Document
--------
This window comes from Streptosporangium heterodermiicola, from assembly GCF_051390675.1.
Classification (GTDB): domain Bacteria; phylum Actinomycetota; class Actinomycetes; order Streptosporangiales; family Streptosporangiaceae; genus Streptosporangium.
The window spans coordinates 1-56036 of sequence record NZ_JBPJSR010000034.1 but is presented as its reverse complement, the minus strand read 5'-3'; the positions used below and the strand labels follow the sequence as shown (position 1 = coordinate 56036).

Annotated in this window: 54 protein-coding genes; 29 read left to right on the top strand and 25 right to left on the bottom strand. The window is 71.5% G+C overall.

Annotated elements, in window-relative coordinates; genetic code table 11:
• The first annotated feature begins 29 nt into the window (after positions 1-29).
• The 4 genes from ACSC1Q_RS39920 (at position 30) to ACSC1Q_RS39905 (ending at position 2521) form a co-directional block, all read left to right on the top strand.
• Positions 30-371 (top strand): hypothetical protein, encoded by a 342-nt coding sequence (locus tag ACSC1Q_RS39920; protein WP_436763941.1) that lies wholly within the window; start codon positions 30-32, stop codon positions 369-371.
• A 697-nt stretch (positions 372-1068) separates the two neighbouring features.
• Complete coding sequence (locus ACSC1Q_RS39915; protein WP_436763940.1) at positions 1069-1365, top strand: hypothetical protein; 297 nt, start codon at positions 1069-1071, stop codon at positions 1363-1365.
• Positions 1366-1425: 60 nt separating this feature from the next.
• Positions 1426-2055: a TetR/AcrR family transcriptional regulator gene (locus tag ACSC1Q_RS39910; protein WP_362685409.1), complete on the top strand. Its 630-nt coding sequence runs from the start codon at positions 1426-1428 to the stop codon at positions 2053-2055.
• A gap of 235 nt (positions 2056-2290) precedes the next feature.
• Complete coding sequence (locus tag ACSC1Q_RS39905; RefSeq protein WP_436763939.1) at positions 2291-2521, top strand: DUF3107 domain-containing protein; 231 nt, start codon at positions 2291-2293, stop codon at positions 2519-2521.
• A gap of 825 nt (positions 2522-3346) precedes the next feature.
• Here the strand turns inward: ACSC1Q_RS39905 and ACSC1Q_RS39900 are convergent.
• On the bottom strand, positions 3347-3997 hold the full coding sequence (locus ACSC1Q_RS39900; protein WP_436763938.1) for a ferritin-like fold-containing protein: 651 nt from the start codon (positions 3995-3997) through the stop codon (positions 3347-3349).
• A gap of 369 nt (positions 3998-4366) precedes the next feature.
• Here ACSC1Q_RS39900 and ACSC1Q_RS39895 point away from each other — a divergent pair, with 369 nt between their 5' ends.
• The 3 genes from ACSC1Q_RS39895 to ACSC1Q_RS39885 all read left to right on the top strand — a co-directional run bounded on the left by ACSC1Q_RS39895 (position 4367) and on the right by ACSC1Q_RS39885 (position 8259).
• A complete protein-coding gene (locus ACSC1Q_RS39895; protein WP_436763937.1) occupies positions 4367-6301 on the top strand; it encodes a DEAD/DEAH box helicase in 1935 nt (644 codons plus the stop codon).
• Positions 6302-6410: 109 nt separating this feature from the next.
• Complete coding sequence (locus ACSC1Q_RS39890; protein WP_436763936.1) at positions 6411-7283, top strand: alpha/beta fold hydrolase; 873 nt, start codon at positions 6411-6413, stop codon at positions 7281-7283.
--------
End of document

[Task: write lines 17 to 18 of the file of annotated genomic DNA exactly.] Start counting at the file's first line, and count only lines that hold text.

• On the bottom strand, positions 3347-3997 hold the full coding sequence (locus ACSC1Q_RS39900; protein WP_436763938.1) for a ferritin-like fold-containing protein: 651 nt from the start codon (positions 3995-3997) through the stop codon (positions 3347-3349).
• A gap of 369 nt (positions 3998-4366) precedes the next feature.